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Let $$a = x^tWx$$ where $x \in \mathbb{R}^{m\times1}$ and $W \in \mathbb{R}^{m\times m}$.

Then $$\mathrm{d}a = (\mathrm{d}x^tW)x + x^tW\mathrm{d}x$$ $$\mathrm{d}a = (\mathrm{d}x^t)Wx + x^t(\mathrm{d}W)x + x^tW\mathrm{d}x$$ $$\mathrm{d}a = (\mathrm{d}x)^tWx + x^t(\mathrm{d}W)x + x^tW\mathrm{d}x$$

From this I want to find the following derivatives: $$\frac{\mathrm{d}a }{\mathrm{d} W} = \space ? \space$$ $$\frac{\mathrm{d}a }{\mathrm{d} x} = \space ? \space$$

So I set the other differential to zero for each one and I get:

$$\mathrm{d}a = x^t(\mathrm{d}W)x$$ $$\mathrm{d}a = (\mathrm{d}x)^tWx + x^tW\mathrm{d}x$$

And this is where I get stuck because I don't know how to convert these into the canonical differential form described on Wikipedia on the following link under the section "Conversion from differential to derivative form" so that I could get the derivatives: https://en.wikipedia.org/wiki/Matrix_calculus

My failed attempt:

$$\mathrm{d}a = x^t(\mathrm{d}W)x$$ $$\mathrm{d}a = x^t(x^t(\mathrm{d}W)^t)^t$$

which gets $\mathrm{d}W$ to multiply last on the right, but it complicates things even further with all those transposes.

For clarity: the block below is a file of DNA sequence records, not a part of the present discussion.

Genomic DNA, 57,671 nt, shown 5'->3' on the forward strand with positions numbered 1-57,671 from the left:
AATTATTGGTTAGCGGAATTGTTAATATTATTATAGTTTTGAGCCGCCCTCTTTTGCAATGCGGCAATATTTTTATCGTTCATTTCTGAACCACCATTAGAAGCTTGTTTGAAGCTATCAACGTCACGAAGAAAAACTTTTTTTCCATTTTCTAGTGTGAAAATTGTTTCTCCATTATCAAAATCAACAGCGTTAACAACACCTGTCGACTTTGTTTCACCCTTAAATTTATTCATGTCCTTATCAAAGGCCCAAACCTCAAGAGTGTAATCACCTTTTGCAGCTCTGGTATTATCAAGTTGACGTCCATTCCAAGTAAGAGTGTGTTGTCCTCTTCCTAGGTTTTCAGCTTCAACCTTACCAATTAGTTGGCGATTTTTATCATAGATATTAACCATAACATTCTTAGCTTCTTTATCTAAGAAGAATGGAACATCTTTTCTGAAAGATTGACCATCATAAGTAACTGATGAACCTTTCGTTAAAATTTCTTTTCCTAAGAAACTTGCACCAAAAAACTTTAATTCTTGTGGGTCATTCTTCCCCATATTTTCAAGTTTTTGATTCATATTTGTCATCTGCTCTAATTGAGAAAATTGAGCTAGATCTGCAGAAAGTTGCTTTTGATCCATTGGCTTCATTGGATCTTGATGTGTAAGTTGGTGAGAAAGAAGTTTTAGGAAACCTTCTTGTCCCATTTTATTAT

Similarly, I tried:

$$\mathrm{d}a = (\mathrm{d}x)^tWx + x^tW\mathrm{d}x$$ $$\mathrm{d}a = (x^tW^t\mathrm{d}x)^t + x^tW\mathrm{d}x$$

How can I get from the differential form I have now to the canonical one (namely $da = A \space\mathrm{d}x$) so that I can use that to get the derivative?

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For real vectors, the scalar product commutes. $$x^Ty = y^Tx$$ Applying this insight to your vector differential $$\eqalign{ da &= dx^TWx+x^TW\,dx \cr&= x^T(W+W^T)\,dx \cr &= \big((W+W^T)x\big)^Tdx = g^Tdx }$$ So the gradient with respect to $x$ is simply $$g = \frac{\partial a}{\partial x} = (W+W^T)x$$ For real matrices, the scalar/Frobenius product also commutes $$X:Y = Y:X = {\rm tr}(Y^TX)$$ Applying this to your matrix differential $$\eqalign{ da &= x^T\,dW\,x \cr &= xx^T:dW = G:dW \cr }$$ The gradient with respect to $W$ is $$G = \frac{\partial a}{\partial W} = xx^T$$ Note that my vector gradient $(g)$ has the same shape as the vector differential $(dx)$,
while my matrix gradient $(G)$ has the same shape as the matrix differential $(dW)$.

Some people (not me) prefer a convention wherein the gradient has the shape of the transpose of the differential.

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